Councils promoting eco-friendly living want women to stop using tampons and parents to use cloth nappies. While workshops explaining changes have banned gendered language to make a “safe space”. By Susie O'Brien
Victorian councils are seeking new ways to induce parents to switch to washable, resusable nappies, including paying them up to $150 a year to ditch disposables.
Twelve Melbourne councils are conducting a joint survey to work out how to implement a reusable nappy program for residents. Reusable nappy sales have surged in recent years as products are easier to use and cheaper than disposables, but the idea of washing dirty nappies is holding many parents back.
The study is led by the City of Monash and includes Maribyrnong, Bayside, Boroondara and Stonnington Councils, among others. The aim is to reduce the use of disposable nappy waste, which accounts for around one tenth of bin contents.
Similar programs in other areas include recycled nappy hir
I was a new Mum, not getting a lot of sleep but very hesitant to try the 'cry-it-out' methods that were presented to me. My motherly instincts told me there was a kinder way for my baby who seemed to be comforted by my touch and yes, mums milk.
A friend had texted me through a link to a baby sleep event- I think she felt somewhat sorry for my lack of sleep. I'd heard of the name, but not yet had the energy to pick up any of her work so it seemed like the right time. I went along solo (well with bubs by my side), feeling somewhat wired after yet another rough 2-hourly-wakes throughout the night and a bit anxious about how I would keep my baby girl settled for the long car trip and event. As I arrived at pram city, I took a seat up the front ready to get the answers when it came to my wakeful bubba.
I absorbed every word the speaker had to say and so appreciated her 'keeping it real', but loved that she supported a gentle and holistic approach that resonated with how I
Hello, Welcome to Tits up.
When things go ‘tits up’, they are broken.
‘Tits up’ can also mean, ‘brave up and get on with it.’
This is what mothers do – when things are broken, we pull up our big girl pants and we wade through the muck.
As an IBCLC lactation consultant, I have seen more 'tits' than the late Hugh Hefner, however my ‘Tits Up’ podcast isn’t all about boobs and babies.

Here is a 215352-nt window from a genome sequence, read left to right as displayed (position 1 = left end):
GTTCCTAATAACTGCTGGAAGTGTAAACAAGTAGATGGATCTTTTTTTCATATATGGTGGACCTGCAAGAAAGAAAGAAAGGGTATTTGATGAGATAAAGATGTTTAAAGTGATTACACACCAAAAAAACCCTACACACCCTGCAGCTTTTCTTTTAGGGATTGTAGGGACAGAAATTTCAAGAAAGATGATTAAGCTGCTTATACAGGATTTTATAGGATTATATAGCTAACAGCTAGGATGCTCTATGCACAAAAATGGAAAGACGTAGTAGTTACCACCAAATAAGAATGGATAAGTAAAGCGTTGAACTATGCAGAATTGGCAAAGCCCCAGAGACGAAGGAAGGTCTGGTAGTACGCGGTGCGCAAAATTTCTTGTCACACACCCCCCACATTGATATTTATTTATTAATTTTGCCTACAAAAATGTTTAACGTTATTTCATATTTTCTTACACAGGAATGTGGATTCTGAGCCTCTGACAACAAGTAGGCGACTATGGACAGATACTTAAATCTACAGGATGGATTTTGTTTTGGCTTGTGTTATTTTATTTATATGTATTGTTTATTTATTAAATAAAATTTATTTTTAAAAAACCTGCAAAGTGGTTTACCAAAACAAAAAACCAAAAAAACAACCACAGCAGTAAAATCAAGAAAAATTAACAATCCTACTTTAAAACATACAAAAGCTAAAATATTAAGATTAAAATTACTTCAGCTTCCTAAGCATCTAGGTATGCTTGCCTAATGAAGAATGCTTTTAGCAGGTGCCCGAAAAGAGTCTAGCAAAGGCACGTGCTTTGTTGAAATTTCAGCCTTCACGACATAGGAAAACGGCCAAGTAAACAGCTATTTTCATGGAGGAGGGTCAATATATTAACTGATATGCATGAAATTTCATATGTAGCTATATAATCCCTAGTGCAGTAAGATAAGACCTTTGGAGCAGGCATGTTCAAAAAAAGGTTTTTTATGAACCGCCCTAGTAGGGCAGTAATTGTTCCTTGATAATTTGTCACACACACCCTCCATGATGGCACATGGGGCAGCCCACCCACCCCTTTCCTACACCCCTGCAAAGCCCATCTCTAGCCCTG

As mums, we all have our ‘tits up’ times, and we need to laugh, cry, rage and be real about these, so we can bust the BS, superficial images of perfection that cause so much stress and anxiety to us all.
Women can feel a huge sense of relief when they see they are not ‘the only one’ just putting one foot in front of the other and hoping they don’t fall flat on their backs – tits up!
It’s important though, not to get bogged down in disappointment and complaining, we need positive models to inspire, encourage and lead the way through the hard
by Suzanne Robinson Thursday, February 20, 2020
Having a baby is a life-changing event and one that requires preparation. I read books, looked online and asked other mums about their experiences. For me I was not just having one child first, I ended up having twins as my first children. I don’t know how many do this but I am sure that it is not that common. BigW invited me to be a part of their Bub & Me Education Program in collaboration with select midwives across Australia. This post is the first in my three-part series about being a new mum, breastfeeding, childbirth and great things you can get from BigW for your new little person/people.
MY INTERVIEW WITH PINKY MCKAY
Below are my questions to Pinky and her answers, I hope that this interview is helpful for all new mums.
Pinky McKay is Australia’s most recognised breastfeeding expert
Q1. The expectation of what it is like to be a parent to the reality can be qui